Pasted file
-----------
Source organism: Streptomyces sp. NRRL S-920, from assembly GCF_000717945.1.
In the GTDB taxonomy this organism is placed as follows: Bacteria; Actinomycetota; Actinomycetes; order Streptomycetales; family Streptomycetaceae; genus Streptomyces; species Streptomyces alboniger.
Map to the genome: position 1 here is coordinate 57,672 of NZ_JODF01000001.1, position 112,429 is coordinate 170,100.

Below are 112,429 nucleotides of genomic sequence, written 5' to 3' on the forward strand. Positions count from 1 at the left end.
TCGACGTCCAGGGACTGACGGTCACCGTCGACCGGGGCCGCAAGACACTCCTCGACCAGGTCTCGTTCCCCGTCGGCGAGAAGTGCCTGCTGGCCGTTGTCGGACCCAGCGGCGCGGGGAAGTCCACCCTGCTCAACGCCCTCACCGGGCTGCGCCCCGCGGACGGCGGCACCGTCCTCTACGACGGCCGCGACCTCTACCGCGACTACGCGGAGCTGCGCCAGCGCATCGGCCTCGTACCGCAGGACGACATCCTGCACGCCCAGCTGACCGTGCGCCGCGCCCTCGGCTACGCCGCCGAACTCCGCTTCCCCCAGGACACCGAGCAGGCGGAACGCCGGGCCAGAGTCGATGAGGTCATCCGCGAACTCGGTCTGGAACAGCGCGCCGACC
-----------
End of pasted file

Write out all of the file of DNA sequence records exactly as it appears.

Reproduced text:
Source organism: Streptomyces sp. NRRL S-920, from assembly GCF_000717945.1.
In the GTDB taxonomy this organism is placed as follows: Bacteria; Actinomycetota; Actinomycetes; order Streptomycetales; family Streptomycetaceae; genus Streptomyces; species Streptomyces alboniger.
Map to the genome: position 1 here is coordinate 57,672 of NZ_JODF01000001.1, position 112,429 is coordinate 170,100.

Below are 112,429 nucleotides of genomic sequence, written 5' to 3' on the forward strand. Positions count from 1 at the left end.
TCGACGTCCAGGGACTGACGGTCACCGTCGACCGGGGCCGCAAGACACTCCTCGACCAGGTCTCGTTCCCCGTCGGCGAGAAGTGCCTGCTGGCCGTTGTCGGACCCAGCGGCGCGGGGAAGTCCACCCTGCTCAACGCCCTCACCGGGCTGCGCCCCGCGGACGGCGGCACCGTCCTCTACGACGGCCGCGACCTCTACCGCGACTACGCGGAGCTGCGCCAGCGCATCGGCCTCGTACCGCAGGACGACATCCTGCACGCCCAGCTGACCGTGCGCCGCGCCCTCGGCTACGCCGCCGAACTCCGCTTCCCCCAGGACACCGAGCAGGCGGAACGCCGGGCCAGAGTCGATGAGGTCATCCGCGAACTCGGTCTGGAACAGCGCGCCGACC